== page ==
Video: In a World Designed for Men, We Put Girls First

Our friends at Plan are calling for equal opportunities for all children. But gender inequality and discrimination against girls mean they are often denied their rights. Watch their powerful video about the importance of gender equality now.

Image: PlanBørnefonden

Around the world, girls experience discrimination and are being undervalued, undermined and underestimated. By today’s standards and speed, it will take another 200 years to fully achieve gender equality. Plan Børnefonden, an NGO working around the globe for children’s rights, has put together a short film called, “2021 is the Year of the Girl!” to highlight some of the gender disparities that we need to work together to defeat, so that we can truly achieve meaningful equality, and we wanted to share it here to amplify the important, urgent work being done.

“To achieve gender equality, we need to put girls first. It’s about time.”
-Kari Helene Partapuoli, general secretary at Plan International Norway

There are so many gender-specific issues that affect girls, often with the outcome of making it difficult or impossible for them to access the same opportunities as their male counterparts, several of which are touched upon in this film. Take periods, for example. Girls around the world are still dealing with stigma around their monthly period. In some countries, girls are considered to be “dirty”. Without access to tampons, sanitary pads or even toilets, many girls stay at home rather than going to school. For a whole week. Every month.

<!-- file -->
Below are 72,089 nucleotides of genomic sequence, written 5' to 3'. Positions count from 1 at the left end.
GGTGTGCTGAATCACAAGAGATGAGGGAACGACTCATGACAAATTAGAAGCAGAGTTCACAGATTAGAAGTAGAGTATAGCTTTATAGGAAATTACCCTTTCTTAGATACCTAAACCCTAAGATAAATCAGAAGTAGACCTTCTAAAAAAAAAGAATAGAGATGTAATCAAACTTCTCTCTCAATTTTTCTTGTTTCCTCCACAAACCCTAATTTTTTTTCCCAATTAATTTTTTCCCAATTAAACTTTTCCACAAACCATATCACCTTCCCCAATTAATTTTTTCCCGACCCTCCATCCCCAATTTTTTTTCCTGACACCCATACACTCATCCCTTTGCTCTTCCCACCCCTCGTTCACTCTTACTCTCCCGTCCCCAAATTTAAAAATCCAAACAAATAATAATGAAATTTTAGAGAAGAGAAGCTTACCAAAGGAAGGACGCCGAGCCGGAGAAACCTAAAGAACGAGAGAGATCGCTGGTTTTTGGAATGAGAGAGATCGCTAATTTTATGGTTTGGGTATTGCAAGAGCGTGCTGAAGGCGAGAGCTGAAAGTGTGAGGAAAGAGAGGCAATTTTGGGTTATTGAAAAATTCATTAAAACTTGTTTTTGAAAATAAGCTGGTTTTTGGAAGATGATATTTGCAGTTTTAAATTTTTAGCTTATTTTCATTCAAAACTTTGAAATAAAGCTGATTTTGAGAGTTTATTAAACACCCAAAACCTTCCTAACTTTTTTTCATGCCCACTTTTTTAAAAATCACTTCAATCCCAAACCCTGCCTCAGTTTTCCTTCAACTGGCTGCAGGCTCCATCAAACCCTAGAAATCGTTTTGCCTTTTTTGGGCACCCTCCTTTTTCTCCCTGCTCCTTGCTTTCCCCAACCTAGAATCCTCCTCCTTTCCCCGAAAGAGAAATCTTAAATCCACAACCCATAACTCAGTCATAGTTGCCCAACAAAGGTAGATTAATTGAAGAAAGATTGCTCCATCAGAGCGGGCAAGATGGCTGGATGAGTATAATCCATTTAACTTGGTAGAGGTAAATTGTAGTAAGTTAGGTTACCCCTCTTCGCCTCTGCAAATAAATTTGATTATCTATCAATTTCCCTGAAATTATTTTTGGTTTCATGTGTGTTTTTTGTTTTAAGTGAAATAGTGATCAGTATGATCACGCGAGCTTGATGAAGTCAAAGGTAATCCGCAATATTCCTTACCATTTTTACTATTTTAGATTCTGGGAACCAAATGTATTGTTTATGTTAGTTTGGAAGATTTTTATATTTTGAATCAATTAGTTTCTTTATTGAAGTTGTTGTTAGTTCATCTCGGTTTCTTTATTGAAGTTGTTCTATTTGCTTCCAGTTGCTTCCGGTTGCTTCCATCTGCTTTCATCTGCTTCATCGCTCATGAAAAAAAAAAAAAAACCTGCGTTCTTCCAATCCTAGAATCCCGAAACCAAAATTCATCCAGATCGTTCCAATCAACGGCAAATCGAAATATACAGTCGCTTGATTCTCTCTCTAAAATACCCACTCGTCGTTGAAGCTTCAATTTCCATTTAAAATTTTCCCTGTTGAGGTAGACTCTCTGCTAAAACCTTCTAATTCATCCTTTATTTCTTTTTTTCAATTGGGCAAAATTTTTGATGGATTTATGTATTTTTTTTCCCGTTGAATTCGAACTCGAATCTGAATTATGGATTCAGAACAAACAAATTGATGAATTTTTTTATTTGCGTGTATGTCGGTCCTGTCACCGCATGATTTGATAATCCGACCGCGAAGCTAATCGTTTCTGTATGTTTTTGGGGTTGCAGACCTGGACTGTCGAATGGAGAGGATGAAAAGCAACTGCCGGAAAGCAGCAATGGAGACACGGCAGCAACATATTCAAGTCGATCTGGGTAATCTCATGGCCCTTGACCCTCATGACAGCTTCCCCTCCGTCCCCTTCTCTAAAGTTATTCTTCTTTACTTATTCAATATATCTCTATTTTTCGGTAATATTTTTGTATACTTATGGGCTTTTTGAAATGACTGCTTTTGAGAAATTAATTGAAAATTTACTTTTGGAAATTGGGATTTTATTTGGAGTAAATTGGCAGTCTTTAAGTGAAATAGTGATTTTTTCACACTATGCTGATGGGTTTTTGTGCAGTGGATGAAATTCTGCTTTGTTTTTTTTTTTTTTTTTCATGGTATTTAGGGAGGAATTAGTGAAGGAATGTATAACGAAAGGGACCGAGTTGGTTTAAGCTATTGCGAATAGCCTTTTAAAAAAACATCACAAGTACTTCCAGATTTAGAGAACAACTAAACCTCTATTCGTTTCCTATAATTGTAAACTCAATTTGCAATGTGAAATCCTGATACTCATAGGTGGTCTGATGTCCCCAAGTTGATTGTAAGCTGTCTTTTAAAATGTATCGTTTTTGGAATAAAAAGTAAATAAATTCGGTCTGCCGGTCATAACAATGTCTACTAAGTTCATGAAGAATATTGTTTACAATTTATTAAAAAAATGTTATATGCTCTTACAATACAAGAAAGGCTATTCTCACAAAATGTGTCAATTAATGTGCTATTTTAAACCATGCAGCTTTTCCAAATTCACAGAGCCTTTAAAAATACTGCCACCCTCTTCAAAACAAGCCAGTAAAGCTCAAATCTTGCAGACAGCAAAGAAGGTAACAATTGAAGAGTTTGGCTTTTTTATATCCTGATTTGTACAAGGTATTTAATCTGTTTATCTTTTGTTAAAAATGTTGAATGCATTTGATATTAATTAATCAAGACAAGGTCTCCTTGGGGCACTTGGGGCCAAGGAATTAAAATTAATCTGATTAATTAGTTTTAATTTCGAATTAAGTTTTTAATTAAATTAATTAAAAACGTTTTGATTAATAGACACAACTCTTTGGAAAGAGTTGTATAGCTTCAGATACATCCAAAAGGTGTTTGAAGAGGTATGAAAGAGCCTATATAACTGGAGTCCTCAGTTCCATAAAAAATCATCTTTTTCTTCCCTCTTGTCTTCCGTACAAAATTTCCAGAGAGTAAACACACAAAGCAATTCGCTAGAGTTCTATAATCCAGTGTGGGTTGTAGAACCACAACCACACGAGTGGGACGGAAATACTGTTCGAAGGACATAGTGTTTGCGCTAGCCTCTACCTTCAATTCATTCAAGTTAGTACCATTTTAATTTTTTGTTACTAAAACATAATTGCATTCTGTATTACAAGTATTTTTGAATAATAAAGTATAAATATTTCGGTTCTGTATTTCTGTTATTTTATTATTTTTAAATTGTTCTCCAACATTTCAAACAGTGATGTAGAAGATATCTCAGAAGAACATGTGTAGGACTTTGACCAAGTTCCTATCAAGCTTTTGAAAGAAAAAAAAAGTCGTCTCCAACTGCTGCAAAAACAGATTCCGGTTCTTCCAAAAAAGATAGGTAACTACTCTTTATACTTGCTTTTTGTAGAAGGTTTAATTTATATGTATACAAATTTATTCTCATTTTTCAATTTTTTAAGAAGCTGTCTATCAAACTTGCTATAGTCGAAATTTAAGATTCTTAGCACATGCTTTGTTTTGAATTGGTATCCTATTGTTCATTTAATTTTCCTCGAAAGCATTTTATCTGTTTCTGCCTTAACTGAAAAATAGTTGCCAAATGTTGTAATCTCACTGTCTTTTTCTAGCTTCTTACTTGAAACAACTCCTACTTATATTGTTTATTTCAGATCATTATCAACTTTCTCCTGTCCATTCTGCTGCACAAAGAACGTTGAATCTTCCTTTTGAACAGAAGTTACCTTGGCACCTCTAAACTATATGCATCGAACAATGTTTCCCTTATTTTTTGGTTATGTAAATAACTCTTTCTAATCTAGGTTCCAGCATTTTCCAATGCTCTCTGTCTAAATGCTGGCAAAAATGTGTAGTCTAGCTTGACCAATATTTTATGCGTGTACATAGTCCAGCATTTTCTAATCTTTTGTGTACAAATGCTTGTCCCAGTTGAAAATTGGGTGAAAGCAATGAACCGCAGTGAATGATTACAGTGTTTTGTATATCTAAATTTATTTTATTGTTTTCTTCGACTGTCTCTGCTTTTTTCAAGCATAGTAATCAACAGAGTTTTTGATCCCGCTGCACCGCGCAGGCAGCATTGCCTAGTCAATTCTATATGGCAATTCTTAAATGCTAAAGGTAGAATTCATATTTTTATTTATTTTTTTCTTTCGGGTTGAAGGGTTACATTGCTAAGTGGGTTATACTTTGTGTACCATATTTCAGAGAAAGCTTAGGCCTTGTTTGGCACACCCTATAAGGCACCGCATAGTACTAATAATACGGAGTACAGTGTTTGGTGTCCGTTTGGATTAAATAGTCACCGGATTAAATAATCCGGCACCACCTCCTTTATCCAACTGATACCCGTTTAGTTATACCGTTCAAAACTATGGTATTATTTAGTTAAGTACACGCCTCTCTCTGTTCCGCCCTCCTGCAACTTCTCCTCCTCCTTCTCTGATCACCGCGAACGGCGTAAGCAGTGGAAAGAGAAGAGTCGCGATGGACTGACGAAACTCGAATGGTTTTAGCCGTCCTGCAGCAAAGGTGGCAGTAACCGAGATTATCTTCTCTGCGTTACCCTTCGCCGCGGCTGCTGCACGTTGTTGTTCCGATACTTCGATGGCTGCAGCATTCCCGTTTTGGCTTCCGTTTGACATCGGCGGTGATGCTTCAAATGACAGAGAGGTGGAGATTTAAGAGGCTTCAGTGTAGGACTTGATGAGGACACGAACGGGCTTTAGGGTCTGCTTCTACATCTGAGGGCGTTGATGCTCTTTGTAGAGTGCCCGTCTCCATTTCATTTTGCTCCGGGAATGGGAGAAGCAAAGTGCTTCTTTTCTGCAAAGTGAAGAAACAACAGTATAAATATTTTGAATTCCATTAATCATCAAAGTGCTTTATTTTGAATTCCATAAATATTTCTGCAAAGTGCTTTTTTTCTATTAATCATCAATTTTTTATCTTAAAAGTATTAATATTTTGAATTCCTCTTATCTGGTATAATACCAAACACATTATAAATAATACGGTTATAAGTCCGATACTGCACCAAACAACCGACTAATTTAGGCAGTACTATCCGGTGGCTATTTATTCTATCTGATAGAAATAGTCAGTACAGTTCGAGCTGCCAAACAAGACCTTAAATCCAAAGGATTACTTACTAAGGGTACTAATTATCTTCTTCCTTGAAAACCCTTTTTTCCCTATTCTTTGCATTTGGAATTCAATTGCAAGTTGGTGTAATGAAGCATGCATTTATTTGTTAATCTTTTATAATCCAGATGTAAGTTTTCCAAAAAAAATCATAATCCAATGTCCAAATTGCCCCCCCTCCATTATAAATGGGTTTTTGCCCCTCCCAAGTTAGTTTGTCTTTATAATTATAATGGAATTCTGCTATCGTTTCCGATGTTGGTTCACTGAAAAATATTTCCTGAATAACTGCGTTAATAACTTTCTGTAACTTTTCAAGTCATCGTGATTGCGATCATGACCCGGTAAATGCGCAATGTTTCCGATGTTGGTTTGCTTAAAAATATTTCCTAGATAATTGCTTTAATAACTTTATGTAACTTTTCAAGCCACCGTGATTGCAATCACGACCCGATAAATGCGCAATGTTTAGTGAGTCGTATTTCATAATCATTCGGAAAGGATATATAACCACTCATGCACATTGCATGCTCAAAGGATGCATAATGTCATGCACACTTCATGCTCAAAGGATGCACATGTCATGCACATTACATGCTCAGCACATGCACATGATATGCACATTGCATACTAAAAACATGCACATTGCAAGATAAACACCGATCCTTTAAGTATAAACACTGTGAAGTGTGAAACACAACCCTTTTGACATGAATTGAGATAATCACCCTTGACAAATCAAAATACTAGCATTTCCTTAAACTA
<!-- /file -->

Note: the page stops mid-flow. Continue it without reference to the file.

Some more information based on what is shared in the film:

  • In a British survey from 2017, 95% of women working in emergency services stated that the personal protective equipment they were supposed to use was ill-fitting, hampered their work, and was not made for female proportions.
  • Based on research done in 2011 by the Center for Applied Biomechanics at the University of Virginia that compared injuries from female and male drivers in the same type of car accidents, a woman is 47% more likely to be seriously injured in a car wreck than a man.
  • It’s harder to make a diagnosis and know how medications work on women than on men – since women are seldom included in testing. Often early research, especially when testing on animals, is done on male species, because of fewer hormone fluctuations.
    …Yet we use women 90% of the time when we test anti-aging products.

These are just three of the multitude of areas where we see how the way the world is designed often doesn’t reflect women and their experiences, but also harms them in the process. Part of doing the work for gender equality, no matter who you are, is seeking to reduce those disparities, and help to repair the damage done as we find new solutions that give everyone a more equal shot at life. We’re so grateful to our friends at Plan International for their tireless and important work, and for letting us share their video with you. Learn more about what they do and how you can support their work by visiting

Text and images used with permission from Plan International Norway


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